However, my mind also drifts to all the rest of my family members, as well as my friends, back here in Chicago (as well as the surrounding area).  While adults have lives that do not go through changes in as rapid of succession as children, and it is easier to “catch up”, we still do have experiences on a daily basis.  And, as much as some people post much of their daily lives on social media, or do a decent job of keeping in touch, I do wonder what I am missing.  I dwell on the fun daily events, strange occurrences and “inside jokes” that made all of the people around me so much fun to be around.  But, I also dwell on the ups and downs, and the times when someone important to you just simply needs some encouragement, or, conversely, some advice.

I was wearing a suit the day I met my nephew, as I was on my way to the first of a number of events I would also attend over the course of the week.  This one, a wedding for one of my good friends from college, in Northwest Indiana.

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Here, not only did I get to witness the big day for the bride and groom, but as is common with events like this, I got the chance to hang out with several other friends from college.  In a way it was just like it was back in the day.  There are some people in all of our lives who we can not see for weeks, months, years, and still just pick right back up where we left off as if we had just seen each other the previous day.  I am blessed to have a good number of people like this in my life.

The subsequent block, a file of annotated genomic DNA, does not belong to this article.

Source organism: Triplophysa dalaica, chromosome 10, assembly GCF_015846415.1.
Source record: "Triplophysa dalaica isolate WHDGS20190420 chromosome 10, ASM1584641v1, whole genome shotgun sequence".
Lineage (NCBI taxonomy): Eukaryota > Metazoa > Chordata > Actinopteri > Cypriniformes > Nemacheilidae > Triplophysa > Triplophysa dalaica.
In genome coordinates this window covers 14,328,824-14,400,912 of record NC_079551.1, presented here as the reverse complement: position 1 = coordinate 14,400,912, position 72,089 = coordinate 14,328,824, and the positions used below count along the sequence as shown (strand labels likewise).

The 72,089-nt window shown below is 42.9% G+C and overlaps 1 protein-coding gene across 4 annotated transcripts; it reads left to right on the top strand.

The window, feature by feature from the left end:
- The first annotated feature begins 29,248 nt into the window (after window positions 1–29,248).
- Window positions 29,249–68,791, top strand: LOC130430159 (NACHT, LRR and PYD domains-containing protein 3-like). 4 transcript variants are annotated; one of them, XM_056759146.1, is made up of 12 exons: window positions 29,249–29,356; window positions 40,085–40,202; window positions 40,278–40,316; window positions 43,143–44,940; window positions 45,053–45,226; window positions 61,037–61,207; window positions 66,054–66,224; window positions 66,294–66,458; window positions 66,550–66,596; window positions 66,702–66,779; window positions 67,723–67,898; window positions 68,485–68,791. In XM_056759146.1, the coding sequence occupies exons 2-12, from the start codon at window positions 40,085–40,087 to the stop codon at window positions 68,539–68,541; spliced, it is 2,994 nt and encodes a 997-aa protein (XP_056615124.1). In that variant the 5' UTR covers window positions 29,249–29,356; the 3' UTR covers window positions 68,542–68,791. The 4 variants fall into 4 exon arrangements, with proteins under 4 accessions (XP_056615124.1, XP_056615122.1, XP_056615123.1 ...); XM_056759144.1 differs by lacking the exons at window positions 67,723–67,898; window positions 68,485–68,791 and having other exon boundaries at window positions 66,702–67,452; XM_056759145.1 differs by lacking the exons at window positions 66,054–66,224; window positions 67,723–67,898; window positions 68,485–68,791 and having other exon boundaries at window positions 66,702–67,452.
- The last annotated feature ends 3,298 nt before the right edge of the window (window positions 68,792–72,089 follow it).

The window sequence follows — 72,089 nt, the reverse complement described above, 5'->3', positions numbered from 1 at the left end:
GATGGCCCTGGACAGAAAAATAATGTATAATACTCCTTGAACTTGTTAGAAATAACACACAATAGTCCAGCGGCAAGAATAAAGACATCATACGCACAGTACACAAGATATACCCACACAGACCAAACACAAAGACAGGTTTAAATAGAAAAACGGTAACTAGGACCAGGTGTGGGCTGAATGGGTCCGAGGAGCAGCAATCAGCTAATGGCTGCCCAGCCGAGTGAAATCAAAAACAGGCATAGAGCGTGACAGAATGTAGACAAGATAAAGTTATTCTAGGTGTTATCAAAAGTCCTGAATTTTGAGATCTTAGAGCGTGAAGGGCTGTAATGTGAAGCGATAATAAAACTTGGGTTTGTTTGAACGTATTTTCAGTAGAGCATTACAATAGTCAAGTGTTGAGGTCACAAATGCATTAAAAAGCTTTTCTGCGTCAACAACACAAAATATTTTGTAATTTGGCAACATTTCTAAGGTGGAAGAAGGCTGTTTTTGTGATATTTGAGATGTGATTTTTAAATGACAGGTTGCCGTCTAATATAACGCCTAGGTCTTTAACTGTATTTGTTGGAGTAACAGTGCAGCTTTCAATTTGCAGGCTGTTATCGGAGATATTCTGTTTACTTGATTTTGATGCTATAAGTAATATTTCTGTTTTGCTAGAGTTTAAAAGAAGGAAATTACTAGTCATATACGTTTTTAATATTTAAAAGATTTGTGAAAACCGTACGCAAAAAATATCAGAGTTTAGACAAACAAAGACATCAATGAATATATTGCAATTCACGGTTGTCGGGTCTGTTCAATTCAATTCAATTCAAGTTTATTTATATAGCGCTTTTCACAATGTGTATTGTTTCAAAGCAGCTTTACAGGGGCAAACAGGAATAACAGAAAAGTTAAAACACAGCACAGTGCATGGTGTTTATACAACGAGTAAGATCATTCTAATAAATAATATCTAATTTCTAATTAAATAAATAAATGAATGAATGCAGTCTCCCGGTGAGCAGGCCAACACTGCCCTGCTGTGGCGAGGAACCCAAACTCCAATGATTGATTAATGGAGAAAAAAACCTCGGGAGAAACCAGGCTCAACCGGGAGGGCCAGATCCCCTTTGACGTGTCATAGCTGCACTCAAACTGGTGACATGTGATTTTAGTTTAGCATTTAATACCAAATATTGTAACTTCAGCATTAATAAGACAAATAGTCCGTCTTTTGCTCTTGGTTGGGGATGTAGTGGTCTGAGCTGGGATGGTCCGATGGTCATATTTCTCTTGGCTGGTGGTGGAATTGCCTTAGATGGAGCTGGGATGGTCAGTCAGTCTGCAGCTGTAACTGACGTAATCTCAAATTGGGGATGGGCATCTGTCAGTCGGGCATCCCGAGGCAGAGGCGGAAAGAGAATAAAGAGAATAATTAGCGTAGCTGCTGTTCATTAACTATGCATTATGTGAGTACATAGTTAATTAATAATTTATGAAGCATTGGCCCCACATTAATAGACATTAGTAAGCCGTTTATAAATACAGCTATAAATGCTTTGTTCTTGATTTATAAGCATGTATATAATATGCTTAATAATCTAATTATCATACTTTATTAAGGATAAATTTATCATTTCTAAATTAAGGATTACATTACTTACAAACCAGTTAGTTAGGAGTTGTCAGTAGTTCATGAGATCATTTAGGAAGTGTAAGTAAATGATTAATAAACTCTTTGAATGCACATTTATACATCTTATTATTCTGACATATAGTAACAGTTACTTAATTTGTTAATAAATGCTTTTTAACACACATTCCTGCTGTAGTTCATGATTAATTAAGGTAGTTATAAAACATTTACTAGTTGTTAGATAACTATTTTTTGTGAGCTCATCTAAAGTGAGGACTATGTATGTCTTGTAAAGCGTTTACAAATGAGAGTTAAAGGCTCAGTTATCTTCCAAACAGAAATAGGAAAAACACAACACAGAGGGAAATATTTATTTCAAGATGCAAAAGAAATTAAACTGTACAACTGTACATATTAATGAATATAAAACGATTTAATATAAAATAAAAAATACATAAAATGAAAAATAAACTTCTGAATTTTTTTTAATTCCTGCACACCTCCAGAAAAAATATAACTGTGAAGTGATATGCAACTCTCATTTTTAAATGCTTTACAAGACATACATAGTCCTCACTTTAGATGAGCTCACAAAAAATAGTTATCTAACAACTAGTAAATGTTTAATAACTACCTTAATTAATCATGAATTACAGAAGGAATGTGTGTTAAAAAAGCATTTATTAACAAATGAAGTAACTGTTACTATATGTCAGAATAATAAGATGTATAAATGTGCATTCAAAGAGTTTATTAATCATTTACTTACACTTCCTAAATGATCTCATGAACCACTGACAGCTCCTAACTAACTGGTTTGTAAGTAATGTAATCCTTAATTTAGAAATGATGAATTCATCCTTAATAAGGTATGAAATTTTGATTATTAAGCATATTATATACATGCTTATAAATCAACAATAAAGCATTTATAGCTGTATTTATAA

However, there was an obvious difference between now and then, and that is children.  Some of my friends also traveled a significant distance to be at this wedding, and they did so with children.  It is actually pretty inspiring to me, as they had decided somewhat spontaneously to travel to Indiana for this wedding, and were still able to do so despite having a 5 year old and a (not quite) 5 month old respectively.  And, they stayed at the wedding longer than many other people.  It makes me think of a future chapter of life, that my involve children of my own, with a lot more hope, that maybe the “your life is over” camp are significantly exaggerating when they describe the impact starting a family has on one’s life.  So, as was the case with so much of my trip, I was simultaneously living out a past “chapter” of my life, while also getting glimpses of a future “chapter”.